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Kindred Spirits

( 33 )


After one fateful PTA meeting, four young mothers—Lynne, Mary Kay, Beth, and Carol—discovered they had more in common than they ever thought possible. Meeting once a month, the women would share laughs and secrets, toasting to their blossoming friendship with the clink of their sacred martini glasses.
Two years later, when Lynne passes away suddenly, she leaves behind one simple request: that her old friends sort through her belongings. ...

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Kindred Spirits

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After one fateful PTA meeting, four young mothers—Lynne, Mary Kay, Beth, and Carol—discovered they had more in common than they ever thought possible. Meeting once a month, the women would share laughs and secrets, toasting to their blossoming friendship with the clink of their sacred martini glasses.
Two years later, when Lynne passes away suddenly, she leaves behind one simple request: that her old friends sort through her belongings. The women reunite to rummage through her closets, and buried deep within Lynne’s lingerie drawer, they find an envelope addressed to their little society…
Inside is a letter that reveals Lynn’s shocking secret and last wish, sending the women on a life-changing journey that will reveal to them that nothing is more powerful than the will of a true girlfriend—and a good, strong martini.

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Editorial Reviews

Jodi Picoult
"Kindred Spirits is just what you need to toast to the power of female friendship."
Kristin Hannah
"A compelling story about love, loss, martinis, and the power of friendship."
Emily Giffin
“Another irresistible tale from Sarah Strohmeyer. Both funny and moving, Kindred Spirits captures the rich complexity of friendship and will ring true with women everywhere.”
Meg Cabot
“Opening a book by Sarah Strohmeyer is like opening a box of chocolates—sweet, a little nutty, and absolutely irresistible”
Publishers Weekly
Strohmeyer's lackluster foray into more serious territory (after The Penny Pinchers Club) follows a group of four women who call themselves the "Ladies Society for the Conservation of Martinis" (cocktail recipes are indeed included) in a small Connecticut town. When society member Lynne succumbs to cancer, her three closest friends set out to fulfill her dying wish: to locate her estranged mother and the daughter she gave up for adoption when she was 18, and deliver letters to each containing her last words. The 40-something women—Beth, her father ill and her marriage dull; Mary Kay, who has been lying to her fiancé about her biological baby-readiness; and Carol, who has left her husband to live a more independent life—spend much of the novel on a road trip in search of Lynne's past. Their friendships steady and solid, their emotional stakes never convincing, the women arouse little interest in the reader as they sip their way toward a happy conclusion. Strohmeyer's fans will miss her trademark humor, and readers of women's fiction will find nothing new in this bland tale. (July)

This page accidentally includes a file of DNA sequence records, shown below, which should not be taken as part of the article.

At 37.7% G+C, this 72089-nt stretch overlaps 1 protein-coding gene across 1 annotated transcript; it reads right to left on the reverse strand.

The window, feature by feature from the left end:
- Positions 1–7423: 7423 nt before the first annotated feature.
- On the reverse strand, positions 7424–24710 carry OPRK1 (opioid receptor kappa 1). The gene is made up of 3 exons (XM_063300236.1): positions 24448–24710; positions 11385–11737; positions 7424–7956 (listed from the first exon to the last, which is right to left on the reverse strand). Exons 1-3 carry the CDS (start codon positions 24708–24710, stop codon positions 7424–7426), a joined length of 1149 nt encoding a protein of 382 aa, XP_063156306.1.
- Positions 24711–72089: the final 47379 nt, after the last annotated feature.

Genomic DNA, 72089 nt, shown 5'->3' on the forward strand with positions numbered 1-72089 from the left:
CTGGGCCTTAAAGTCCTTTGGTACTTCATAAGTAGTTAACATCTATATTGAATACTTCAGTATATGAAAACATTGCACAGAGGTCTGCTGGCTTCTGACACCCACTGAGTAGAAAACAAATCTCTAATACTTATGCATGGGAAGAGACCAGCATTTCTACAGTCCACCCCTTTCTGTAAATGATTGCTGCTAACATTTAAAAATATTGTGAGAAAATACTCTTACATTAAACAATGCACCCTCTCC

Library Journal
Best friends Mary Kay, Beth, and Carol, mourning the loss of a fourth friend, embark on a journey to fulfill Lynne's last wishes, and the trip is a catalyst for change in their own lives. Living in a small Connecticut town, the four had bonded through PTA meetings and a love of martinis. When Lynne dies after battling cancer, the others discover that she had kept a big secret from them and that she has left instructions for them to make right for her in death what she could never do in life. VERDICT This novel is sure to be popular with Strohmeyer's (The Cinderella Pact) many fans as well as women's fiction readers who enjoy Emily Giffin, Kristin Hannah, and Jodi Picoult. An engaging story of love and loss and the power of women's friendships, but beach readers, beware—you may find some tears mixed with the sand on your beach towel. [For another novel exploring similar themes, see Erica Bauermeister's Joy for Beginners, reviewed on p. 88.—Ed.]—Karen Core, Detroit P.L.
Kirkus Reviews

Three women carry out the last wishes of their friend, discovering secrets, shedding inhibitions and inventing new martinis along the way.